The vote was 50-48, along party lines except for one Republican and one Democrat. Sen. Susan Collins (R-Maine) explained her vote in a widely noted speech [video and transcript]
Commentary: Politico symposium with Ilya Shapiro, Ilya Somin, and others; David French (pro) and Benjamin Wittes (con) views of confirmation; point-counterpoint on Kavanaugh’s final hearing testimony from David Post (critical of nominee), Eugene Volokh response, David Post rejoinder. Those intent on defeating Kavanaugh pushed too far and he pushed back, galvanizing conservatives, writes John Podhoretz [Commentary] And a completely different view of judicial temperament [Noah Feldman on cantankerous Court personalities]
Motivated reasoning? Yes, a lot of that going around [Ilya Somin on “the extremely high correlation between what people think of the allegations and whether they believe Kavanaugh should be confirmed aside from them.”] “On the Fallibility of Memory and the Importance of Evidence” [Tyler Watkins, Quillette] “It’s important to listen to those who come forward—and also to those accused.” [Emily Yoffe, The Atlantic]
In Supreme Court nominee Brett Kavanaugh’s opening statement at his hearing Tuesday, he praised Merrick Garland, with whom he serves on the D.C. Circuit, as “our superb chief judge.”
If you were surprised by that, you shouldn’t have been. When President Obama nominated Garland to the high court, Judge Kavanaugh described his colleague as “supremely qualified by the objective characteristics of experience, temperament, writing ability, scholarly ability for the Supreme Court … He has been a role model to me in how he goes about his job.”
In fact, it has been reported in at least one place that one reason Kavanaugh was left off Trump’s initial list of SCOTUS nominees was that he had been so vocal and public in praising Garland’s nomination.
Now, it would be understandable if neither side in the partisan confirmation wars chose to emphasize this bit of background to the story. Republican strategists might not be keen on reminding listeners of what their party did with Garland’s nomination, and might also worry about eroding enthusiasm for Kavanaugh among certain elements of their base. Democratic strategists, meanwhile, might see the episode as one in which the present nominee comes off as not-a-monster, and, well, you can’t have that.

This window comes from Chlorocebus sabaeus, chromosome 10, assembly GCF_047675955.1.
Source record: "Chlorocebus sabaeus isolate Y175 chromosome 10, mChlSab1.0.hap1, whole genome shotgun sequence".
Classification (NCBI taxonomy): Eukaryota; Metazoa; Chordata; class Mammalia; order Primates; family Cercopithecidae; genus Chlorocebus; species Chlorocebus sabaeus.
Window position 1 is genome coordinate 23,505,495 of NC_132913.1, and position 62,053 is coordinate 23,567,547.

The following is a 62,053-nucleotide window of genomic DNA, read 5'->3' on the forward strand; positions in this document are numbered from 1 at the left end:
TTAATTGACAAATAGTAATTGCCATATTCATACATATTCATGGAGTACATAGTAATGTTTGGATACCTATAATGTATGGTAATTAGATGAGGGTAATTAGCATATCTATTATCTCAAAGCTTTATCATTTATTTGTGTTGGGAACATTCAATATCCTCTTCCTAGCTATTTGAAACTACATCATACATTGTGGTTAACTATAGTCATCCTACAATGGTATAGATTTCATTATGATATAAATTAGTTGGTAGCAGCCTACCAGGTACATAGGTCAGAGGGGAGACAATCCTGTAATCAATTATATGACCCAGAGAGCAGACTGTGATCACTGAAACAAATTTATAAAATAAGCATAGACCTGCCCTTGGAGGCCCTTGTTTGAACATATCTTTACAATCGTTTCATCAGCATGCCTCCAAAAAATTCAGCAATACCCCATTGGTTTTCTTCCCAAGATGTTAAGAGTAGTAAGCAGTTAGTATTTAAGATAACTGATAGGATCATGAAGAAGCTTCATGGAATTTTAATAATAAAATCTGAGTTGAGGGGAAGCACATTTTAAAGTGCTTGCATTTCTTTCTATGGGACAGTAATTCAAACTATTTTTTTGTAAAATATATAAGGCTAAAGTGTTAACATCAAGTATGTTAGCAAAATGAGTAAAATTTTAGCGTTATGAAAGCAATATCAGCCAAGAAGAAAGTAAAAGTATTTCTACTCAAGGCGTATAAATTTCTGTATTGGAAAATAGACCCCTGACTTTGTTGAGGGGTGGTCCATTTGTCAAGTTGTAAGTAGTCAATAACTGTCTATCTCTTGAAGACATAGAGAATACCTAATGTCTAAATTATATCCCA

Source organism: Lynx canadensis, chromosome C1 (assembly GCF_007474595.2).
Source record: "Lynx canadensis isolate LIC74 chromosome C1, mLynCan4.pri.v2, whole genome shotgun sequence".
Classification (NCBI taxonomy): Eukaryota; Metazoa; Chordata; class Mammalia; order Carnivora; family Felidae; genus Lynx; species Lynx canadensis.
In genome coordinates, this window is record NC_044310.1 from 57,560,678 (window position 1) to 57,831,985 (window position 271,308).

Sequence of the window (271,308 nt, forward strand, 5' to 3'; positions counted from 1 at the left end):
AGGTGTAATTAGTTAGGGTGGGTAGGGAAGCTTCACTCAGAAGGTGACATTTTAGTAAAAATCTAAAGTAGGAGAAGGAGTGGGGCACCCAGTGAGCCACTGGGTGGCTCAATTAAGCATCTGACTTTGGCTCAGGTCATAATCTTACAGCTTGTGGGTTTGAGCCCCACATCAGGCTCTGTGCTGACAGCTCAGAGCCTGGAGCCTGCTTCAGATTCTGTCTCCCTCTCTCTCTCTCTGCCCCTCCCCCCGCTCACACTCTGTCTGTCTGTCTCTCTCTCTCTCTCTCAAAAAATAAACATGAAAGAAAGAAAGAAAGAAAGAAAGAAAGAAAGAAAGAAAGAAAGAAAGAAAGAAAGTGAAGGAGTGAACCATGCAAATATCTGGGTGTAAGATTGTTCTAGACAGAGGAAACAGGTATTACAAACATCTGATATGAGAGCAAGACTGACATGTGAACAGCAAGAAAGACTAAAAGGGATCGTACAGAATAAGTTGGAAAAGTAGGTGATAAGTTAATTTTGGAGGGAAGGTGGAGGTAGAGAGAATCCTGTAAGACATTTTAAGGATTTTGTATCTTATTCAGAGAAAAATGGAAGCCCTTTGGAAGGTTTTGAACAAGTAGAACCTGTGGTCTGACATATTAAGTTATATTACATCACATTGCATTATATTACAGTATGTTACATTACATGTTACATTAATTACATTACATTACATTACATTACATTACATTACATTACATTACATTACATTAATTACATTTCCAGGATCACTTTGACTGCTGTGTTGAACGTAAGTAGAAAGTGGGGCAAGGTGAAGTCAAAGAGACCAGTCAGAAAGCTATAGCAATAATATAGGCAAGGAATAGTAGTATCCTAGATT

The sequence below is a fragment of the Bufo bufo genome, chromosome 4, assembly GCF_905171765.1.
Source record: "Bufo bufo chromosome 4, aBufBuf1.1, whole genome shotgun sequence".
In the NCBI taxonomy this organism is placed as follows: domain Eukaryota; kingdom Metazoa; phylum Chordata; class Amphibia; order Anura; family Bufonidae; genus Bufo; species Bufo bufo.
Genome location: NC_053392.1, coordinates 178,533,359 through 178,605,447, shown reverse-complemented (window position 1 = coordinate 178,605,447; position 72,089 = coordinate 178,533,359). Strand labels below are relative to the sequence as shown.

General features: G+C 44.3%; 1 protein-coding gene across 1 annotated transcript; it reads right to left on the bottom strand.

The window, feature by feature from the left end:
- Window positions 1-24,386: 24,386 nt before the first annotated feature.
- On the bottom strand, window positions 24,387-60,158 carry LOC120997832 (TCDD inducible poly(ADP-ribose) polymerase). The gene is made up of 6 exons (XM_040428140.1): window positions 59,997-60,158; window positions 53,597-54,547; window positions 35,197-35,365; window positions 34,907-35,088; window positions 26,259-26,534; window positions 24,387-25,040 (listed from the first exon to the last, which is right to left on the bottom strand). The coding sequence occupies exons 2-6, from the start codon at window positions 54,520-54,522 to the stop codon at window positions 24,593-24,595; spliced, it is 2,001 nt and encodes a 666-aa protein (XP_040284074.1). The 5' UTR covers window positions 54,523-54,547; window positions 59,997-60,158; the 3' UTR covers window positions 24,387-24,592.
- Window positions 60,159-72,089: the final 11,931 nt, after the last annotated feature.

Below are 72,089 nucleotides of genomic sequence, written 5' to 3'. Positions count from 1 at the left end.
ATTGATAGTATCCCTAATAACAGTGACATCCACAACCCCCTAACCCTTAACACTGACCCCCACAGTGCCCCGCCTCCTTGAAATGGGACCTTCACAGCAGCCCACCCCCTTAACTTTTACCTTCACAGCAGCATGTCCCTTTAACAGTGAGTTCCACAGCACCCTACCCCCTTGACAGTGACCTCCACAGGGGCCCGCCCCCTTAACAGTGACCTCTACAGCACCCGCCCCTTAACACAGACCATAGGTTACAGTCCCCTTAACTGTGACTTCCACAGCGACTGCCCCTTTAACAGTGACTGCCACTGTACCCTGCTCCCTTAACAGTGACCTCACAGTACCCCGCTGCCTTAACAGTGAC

There is plenty of controversy over the nomination of Brett Kavanaugh to the Supreme Court, but almost none of it is about him. Even detractors appear to have abandoned any claim that he lacks the intellect, experience, or temperament to be an outstanding justice. Critics have combed through 12 years of his opinions on the District of Columbia Circuit, second only to the Supreme Court in the high profile cases it decides, without coming across a single opinion that is half baked or unreasonable…..
Temperamentally and philosophically, Kavanaugh more closely resembles the moderate John Roberts than the fire-breathing monster some of his detractors are attempting to portray. It would not surprise me, although I could be overly optimistic here, that with Kavanaugh on the Supreme Court and Justices Breyer and Kagan showing signs of willingness to break with their more leftward brethren or sistren, the new Supreme Court could have a serious principled middle for the first time in decades. That would be therapeutic for our obsessively polarized country….